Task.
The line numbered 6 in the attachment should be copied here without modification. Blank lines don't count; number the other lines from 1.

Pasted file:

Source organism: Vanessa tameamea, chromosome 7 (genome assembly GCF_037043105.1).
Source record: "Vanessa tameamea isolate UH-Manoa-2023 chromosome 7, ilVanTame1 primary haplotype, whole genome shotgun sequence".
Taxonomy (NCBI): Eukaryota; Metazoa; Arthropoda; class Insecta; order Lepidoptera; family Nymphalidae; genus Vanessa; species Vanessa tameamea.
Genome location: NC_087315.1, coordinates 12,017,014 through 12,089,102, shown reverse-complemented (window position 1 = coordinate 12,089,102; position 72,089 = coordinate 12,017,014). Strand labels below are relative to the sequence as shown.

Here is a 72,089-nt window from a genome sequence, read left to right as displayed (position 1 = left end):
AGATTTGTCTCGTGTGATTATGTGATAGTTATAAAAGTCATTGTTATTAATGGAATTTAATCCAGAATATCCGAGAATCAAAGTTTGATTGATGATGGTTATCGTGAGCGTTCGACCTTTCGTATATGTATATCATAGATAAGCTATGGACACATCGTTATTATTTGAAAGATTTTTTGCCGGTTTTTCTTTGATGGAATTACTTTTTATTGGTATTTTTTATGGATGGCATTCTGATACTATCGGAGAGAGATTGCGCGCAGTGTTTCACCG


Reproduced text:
AGATTTGTCTCGTGTGATTATGTGATAGTTATAAAAGTCATTGTTATTAATGGAATTTAATCCAGAATATCCGAGAATCAAAGTTTGATTGATGATGGTTATCGTGAGCGTTCGACCTTTCGTATATGTATATCATAGATAAGCTATGGACACATCGTTATTATTTGAAAGATTTTTTGCCGGTTTTTCTTTGATGGAATTACTTTTTATTGGTATTTTTTATGGATGGCATTCTGATACTATCGGAGAGAGATTGCGCGCAGTGTTTCACCG